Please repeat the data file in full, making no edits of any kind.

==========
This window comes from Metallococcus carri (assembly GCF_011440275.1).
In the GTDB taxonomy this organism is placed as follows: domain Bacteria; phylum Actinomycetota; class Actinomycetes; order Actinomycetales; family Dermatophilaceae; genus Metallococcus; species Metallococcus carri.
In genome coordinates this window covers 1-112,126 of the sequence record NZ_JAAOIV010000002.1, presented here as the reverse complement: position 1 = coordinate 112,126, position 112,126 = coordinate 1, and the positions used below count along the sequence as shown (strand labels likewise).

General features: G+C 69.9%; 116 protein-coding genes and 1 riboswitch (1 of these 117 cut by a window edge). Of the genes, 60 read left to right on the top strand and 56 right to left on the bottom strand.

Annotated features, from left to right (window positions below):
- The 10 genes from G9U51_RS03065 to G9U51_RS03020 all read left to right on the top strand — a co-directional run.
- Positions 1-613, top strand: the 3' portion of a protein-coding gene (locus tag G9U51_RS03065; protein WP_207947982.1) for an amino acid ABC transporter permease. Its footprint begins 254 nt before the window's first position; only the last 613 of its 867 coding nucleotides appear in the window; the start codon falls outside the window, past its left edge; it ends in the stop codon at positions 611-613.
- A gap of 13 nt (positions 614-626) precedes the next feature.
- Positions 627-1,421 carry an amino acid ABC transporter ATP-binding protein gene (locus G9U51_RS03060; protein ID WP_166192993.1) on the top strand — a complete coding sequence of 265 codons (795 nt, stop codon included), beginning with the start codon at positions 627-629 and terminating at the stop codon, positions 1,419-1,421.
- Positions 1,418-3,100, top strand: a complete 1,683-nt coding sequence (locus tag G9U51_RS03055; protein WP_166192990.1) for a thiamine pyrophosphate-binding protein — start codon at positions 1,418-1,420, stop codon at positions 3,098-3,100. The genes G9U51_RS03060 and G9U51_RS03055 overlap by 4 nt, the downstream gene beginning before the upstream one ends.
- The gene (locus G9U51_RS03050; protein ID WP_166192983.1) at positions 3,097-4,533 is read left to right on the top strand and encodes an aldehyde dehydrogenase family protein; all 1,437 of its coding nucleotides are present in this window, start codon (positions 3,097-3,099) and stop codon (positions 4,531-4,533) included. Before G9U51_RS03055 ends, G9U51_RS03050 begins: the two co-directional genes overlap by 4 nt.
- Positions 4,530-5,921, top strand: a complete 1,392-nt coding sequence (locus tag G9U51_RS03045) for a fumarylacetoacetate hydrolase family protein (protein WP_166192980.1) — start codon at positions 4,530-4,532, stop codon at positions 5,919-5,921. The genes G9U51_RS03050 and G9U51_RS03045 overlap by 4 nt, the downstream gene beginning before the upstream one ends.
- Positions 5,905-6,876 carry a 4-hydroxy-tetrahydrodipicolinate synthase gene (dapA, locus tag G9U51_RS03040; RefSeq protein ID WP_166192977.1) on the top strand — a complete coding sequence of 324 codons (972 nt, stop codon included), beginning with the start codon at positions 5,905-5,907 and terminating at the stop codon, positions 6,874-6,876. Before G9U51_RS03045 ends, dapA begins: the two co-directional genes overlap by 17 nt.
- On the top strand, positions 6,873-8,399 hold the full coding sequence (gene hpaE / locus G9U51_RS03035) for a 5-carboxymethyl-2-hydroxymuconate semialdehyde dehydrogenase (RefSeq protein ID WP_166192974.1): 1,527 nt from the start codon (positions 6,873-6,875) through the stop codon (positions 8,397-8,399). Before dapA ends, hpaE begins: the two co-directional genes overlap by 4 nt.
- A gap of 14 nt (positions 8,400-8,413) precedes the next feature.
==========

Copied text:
This window comes from Metallococcus carri (assembly GCF_011440275.1).
In the GTDB taxonomy this organism is placed as follows: domain Bacteria; phylum Actinomycetota; class Actinomycetes; order Actinomycetales; family Dermatophilaceae; genus Metallococcus; species Metallococcus carri.
In genome coordinates this window covers 1-112,126 of the sequence record NZ_JAAOIV010000002.1, presented here as the reverse complement: position 1 = coordinate 112,126, position 112,126 = coordinate 1, and the positions used below count along the sequence as shown (strand labels likewise).

General features: G+C 69.9%; 116 protein-coding genes and 1 riboswitch (1 of these 117 cut by a window edge). Of the genes, 60 read left to right on the top strand and 56 right to left on the bottom strand.

Annotated features, from left to right (window positions below):
- The 10 genes from G9U51_RS03065 to G9U51_RS03020 all read left to right on the top strand — a co-directional run.
- Positions 1-613, top strand: the 3' portion of a protein-coding gene (locus tag G9U51_RS03065; protein WP_207947982.1) for an amino acid ABC transporter permease. Its footprint begins 254 nt before the window's first position; only the last 613 of its 867 coding nucleotides appear in the window; the start codon falls outside the window, past its left edge; it ends in the stop codon at positions 611-613.
- A gap of 13 nt (positions 614-626) precedes the next feature.
- Positions 627-1,421 carry an amino acid ABC transporter ATP-binding protein gene (locus G9U51_RS03060; protein ID WP_166192993.1) on the top strand — a complete coding sequence of 265 codons (795 nt, stop codon included), beginning with the start codon at positions 627-629 and terminating at the stop codon, positions 1,419-1,421.
- Positions 1,418-3,100, top strand: a complete 1,683-nt coding sequence (locus tag G9U51_RS03055; protein WP_166192990.1) for a thiamine pyrophosphate-binding protein — start codon at positions 1,418-1,420, stop codon at positions 3,098-3,100. The genes G9U51_RS03060 and G9U51_RS03055 overlap by 4 nt, the downstream gene beginning before the upstream one ends.
- The gene (locus G9U51_RS03050; protein ID WP_166192983.1) at positions 3,097-4,533 is read left to right on the top strand and encodes an aldehyde dehydrogenase family protein; all 1,437 of its coding nucleotides are present in this window, start codon (positions 3,097-3,099) and stop codon (positions 4,531-4,533) included. Before G9U51_RS03055 ends, G9U51_RS03050 begins: the two co-directional genes overlap by 4 nt.
- Positions 4,530-5,921, top strand: a complete 1,392-nt coding sequence (locus tag G9U51_RS03045) for a fumarylacetoacetate hydrolase family protein (protein WP_166192980.1) — start codon at positions 4,530-4,532, stop codon at positions 5,919-5,921. The genes G9U51_RS03050 and G9U51_RS03045 overlap by 4 nt, the downstream gene beginning before the upstream one ends.
- Positions 5,905-6,876 carry a 4-hydroxy-tetrahydrodipicolinate synthase gene (dapA, locus tag G9U51_RS03040; RefSeq protein ID WP_166192977.1) on the top strand — a complete coding sequence of 324 codons (972 nt, stop codon included), beginning with the start codon at positions 5,905-5,907 and terminating at the stop codon, positions 6,874-6,876. Before G9U51_RS03045 ends, dapA begins: the two co-directional genes overlap by 17 nt.
- On the top strand, positions 6,873-8,399 hold the full coding sequence (gene hpaE / locus G9U51_RS03035) for a 5-carboxymethyl-2-hydroxymuconate semialdehyde dehydrogenase (RefSeq protein ID WP_166192974.1): 1,527 nt from the start codon (positions 6,873-6,875) through the stop codon (positions 8,397-8,399). Before dapA ends, hpaE begins: the two co-directional genes overlap by 4 nt.
- A gap of 14 nt (positions 8,400-8,413) precedes the next feature.